International Mountain Day is celebrated annually on 11 December. The theme this year is sustainable tourism in mountains.
Following a High Mountain Summit in 2019, WMO has a roadmap of priority activities to support more sustainable development, disaster risk reduction and climate change adaptation both in high-mountain areas and downstream. This includes ‘fit-for-purpose’ hydrological, meteorological and climate information services for people living in and downstream of mountains.
Mountain regions cover about a quarter of the Earth’s land surface. They are important sources of freshwater, centres of biological and cultural diversity as well as traditional knowledge, being home to a quarter of the world’s population.
River basins with headwaters in the mountains supply freshwater to over half of humanity, thus mountains are often referred to as “the water towers” of the world.
Mountain destinations attract around 15-20 percent of global tourism. Low impact tourism can contribute to the conservation and valorisation of mountain ecosystems and their biodiversity, as well as support local economies and food systems.
But mountains are under unprecedented pressure as a result of climate change and environmental degradation.
Warming has occurred in all major mountain ranges, impacting the freezing level and snow depth. With few exceptions, mountain glaciers are retreating at an unprecedented rate. Glaciers will continue to lose mass for several decades even if global temperature is stabilized, according to the Intergovernmental Panel on Climate Change Sixth Assessment Report.
All the above-mentioned changes will pose challenges for water supply, energy production, ecosystems integrity, agricultural and forestry production,
disaster preparedness, and ecotourism
The anticipated increase in uncertainty in water availability from mountain rivers is a significant risk factor for local and downstream agriculture, forestry, food production, fisheries, hydropower production, transportation, tourism, recreation, infrastructure, domestic water supply and human health.
In the short-term, natural hazards including extreme precipitation, environmental alterations and the loss of critical mountain ecosystems are increasing the risk of local and downstream disasters.
The diagram shows the contribution of the cryosphere to the water availability in the basins of major rivers in Asia, as estimated based on data from 1998 to 2012 as published by Huss et al., 2017 (illustration by Nora Krebs, WMO)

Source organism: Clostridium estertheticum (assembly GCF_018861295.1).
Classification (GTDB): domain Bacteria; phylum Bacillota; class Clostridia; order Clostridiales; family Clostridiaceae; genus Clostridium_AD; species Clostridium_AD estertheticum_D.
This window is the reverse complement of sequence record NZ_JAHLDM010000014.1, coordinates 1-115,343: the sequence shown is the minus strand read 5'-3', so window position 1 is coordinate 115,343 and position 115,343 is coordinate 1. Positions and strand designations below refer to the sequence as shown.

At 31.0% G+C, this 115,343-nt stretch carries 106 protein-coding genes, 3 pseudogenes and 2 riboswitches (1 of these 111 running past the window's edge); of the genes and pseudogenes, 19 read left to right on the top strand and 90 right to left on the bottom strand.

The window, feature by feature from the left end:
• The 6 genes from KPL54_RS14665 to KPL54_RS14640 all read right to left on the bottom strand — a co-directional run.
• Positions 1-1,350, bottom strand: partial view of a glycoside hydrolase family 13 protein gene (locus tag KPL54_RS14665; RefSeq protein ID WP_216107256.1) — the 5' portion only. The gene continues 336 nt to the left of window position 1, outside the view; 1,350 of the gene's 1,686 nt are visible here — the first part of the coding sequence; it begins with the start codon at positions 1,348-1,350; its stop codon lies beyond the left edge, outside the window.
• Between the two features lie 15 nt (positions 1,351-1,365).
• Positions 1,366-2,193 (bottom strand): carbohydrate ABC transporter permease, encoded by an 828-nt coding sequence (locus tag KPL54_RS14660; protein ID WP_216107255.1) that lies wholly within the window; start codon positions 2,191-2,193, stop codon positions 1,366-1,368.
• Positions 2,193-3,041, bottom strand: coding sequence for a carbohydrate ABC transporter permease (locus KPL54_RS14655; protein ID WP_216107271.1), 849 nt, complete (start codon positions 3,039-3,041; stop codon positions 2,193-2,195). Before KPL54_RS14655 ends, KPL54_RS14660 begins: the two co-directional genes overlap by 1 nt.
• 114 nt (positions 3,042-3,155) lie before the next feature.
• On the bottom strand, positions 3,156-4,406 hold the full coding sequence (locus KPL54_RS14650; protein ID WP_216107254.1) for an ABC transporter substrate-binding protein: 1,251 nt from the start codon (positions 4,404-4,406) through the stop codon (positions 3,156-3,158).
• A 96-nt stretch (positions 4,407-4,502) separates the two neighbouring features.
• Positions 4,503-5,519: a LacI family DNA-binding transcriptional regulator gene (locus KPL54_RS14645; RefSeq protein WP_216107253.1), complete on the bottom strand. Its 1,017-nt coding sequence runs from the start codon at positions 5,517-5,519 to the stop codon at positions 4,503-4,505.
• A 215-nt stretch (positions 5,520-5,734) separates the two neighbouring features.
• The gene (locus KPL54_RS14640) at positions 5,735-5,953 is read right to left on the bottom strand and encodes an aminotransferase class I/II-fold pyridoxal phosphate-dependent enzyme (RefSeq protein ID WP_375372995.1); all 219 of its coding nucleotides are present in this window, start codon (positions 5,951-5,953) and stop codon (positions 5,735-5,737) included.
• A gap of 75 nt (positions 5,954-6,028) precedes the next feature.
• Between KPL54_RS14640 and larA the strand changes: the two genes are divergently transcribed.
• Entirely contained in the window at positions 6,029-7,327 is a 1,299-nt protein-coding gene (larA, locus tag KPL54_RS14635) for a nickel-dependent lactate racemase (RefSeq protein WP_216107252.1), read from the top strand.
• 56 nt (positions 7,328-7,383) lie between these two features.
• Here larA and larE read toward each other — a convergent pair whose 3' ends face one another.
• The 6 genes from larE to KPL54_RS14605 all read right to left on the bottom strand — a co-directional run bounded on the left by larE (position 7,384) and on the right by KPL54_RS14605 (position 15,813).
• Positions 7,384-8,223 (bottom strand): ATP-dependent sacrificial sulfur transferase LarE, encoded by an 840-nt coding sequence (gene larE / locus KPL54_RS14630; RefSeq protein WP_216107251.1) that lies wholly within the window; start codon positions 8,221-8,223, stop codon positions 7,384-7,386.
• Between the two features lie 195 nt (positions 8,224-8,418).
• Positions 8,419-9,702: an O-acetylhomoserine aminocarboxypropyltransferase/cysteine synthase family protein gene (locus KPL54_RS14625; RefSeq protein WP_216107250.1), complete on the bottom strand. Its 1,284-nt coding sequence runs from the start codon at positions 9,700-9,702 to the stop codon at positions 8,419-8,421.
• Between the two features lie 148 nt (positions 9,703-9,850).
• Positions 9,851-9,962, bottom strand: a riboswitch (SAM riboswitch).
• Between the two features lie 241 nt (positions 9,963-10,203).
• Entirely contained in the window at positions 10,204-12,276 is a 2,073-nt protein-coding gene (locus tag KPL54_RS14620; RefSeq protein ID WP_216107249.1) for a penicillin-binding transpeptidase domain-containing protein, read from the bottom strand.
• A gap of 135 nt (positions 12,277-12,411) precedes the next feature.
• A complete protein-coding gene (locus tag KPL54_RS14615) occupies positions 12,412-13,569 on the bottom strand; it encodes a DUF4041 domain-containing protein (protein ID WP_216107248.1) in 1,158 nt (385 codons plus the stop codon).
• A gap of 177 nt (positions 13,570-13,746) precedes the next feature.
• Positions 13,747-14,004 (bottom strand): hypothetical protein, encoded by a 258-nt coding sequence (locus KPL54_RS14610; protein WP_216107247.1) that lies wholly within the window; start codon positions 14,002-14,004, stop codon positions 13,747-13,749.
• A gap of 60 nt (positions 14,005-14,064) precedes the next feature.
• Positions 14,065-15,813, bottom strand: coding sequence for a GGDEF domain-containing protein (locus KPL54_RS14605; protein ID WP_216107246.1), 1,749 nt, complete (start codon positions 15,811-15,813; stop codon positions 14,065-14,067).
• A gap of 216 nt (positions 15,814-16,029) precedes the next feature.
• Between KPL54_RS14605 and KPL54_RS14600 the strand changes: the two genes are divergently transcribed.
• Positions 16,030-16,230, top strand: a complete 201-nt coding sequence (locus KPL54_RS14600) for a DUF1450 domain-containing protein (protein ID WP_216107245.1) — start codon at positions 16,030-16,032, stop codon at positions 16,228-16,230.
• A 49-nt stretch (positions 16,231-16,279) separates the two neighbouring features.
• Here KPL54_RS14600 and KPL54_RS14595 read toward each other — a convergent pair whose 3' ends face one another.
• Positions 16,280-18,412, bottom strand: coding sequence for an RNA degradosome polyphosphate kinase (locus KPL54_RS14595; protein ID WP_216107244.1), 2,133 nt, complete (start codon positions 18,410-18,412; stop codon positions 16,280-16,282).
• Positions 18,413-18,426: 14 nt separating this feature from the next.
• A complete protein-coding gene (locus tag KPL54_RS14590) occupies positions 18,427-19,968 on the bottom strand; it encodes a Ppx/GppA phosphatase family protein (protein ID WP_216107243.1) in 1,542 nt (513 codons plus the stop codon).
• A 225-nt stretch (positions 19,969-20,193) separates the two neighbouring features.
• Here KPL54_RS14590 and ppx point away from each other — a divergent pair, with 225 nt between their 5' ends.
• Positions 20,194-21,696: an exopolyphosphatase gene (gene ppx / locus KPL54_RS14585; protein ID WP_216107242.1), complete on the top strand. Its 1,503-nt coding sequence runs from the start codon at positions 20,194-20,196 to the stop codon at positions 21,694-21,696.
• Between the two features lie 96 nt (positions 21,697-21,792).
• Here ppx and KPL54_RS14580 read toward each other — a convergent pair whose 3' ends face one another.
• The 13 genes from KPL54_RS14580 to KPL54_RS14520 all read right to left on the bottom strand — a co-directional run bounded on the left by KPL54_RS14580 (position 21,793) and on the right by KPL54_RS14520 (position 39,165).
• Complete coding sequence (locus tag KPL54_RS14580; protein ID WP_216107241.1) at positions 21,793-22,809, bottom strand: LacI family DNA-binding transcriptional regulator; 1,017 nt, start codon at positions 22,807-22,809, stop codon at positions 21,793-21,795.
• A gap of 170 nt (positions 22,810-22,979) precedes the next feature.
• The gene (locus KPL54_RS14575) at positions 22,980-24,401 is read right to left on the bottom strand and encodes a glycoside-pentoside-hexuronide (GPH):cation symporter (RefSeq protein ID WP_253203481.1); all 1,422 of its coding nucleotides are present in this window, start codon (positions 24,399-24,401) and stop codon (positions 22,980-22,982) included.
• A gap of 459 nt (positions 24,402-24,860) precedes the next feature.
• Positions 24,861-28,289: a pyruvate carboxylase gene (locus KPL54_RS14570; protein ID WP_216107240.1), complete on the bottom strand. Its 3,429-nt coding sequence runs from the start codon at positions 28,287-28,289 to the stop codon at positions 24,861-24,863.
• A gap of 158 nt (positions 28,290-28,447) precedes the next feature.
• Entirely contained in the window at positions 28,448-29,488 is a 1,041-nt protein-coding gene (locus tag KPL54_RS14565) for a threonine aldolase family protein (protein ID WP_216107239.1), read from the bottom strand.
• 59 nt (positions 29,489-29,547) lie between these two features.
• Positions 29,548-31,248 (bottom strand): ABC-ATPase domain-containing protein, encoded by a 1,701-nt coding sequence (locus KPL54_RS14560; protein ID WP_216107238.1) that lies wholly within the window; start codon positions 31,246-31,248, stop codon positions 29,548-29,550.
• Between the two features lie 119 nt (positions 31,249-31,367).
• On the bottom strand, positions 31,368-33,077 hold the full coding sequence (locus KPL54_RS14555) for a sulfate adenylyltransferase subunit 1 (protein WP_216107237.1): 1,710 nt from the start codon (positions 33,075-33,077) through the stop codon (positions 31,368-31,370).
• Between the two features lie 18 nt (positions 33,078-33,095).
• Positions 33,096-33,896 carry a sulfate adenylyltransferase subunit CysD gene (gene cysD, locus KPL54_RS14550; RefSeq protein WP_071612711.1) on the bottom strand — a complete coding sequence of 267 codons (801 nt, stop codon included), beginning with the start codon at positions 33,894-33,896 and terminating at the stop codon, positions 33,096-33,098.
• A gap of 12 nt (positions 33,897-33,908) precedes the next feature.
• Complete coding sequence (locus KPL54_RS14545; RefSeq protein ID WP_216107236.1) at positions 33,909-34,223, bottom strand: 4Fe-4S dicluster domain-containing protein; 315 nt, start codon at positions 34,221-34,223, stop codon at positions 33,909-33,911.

Third Pole Regional Climate Centre Network
To meet the challenges, WMO is therefore stepping up provision of climate services.
The Third Pole Regional Climate Centre Network (TPRCC-Network), developed by WMO and the three nodes, namely Northern Node led by China, Southern Node led by India and Western Node led by Pakistan, with China as the overall coordinating node, will launch its demonstration phase in 2022. It will focus on providing seasonal and sub-seasonal climate information (seasonal forecasts, long-range predictions) relevant to the region to meet special service requirements in the context of climate change and reflecting the chances in the snow cover, on glacier melting, on permafrost decay , and lake and river ice- changes. A Third Pole Climate Outlook Forum will serve as an interaction mechanism between developers and users and is expected to hold its first meeting in 2022.
Whilst mountains are the natural jewels of Central Asia that need to be treasured and protected, they are also a source for a major threat in the region: floods.
When snow accumulation in the mountains is high and temperatures quickly rise, spring and summer peak flow in the major rivers can turn into flooding—which could be further compounded by rain. And glacial melting can lead to lake formation and their eventual bursting can devastate entire communities.
Recognizing the importance of flood warnings and that Central Asia’s mountains influence weather and water across the region, the World Bank and WMO are supporting the five countries of Central Asia and Afghanistan in the developing the Central Asia Flood Early Warning System – CAFEWS.
CAFEWS will introduce seamless data exchange among members, utilize advanced numerical weather prediction and apply remote sensing and hydrological modelling. All of this will be available through a single platform to support each participating country.
When CAFEWS is established by 2023, it will support decision-making and preparedness of disaster management and local authorities. Weather-sensitive economic sectors – transport, energy and agriculture – will also benefit from the system’s capabilities and products. Last but not least, CAFEWS will strengthen regional cooperation and contribute to climate change adaptation and disaster risk reduction on a regional scale.
ENANDES - Enhancing Adaptive Capacity of Andean Communities in Colombia, Peru and Chile. The project seeks to enhance the capacity of communities in Chile, Colombia, and Peru to adapt to a varying and changing climate. This will be done by producing, communicating, and assessing the use of credible and authoritative information as the scientific evidence for decision-and policy making on disaster preparedness. It takes place from 2021-2025.
BRAVA - Building Regional Adaptive capacity and resilience to climate Variability and change in vulnerable sectors in the Andes – brings together Peru, Bolivia and Argentina in a project from 2021-2027. The project will strengthen the NMHSs’ capacity to produce and deliver Weather Water and Climate information to support the development and implementation of National Adaptation Plans.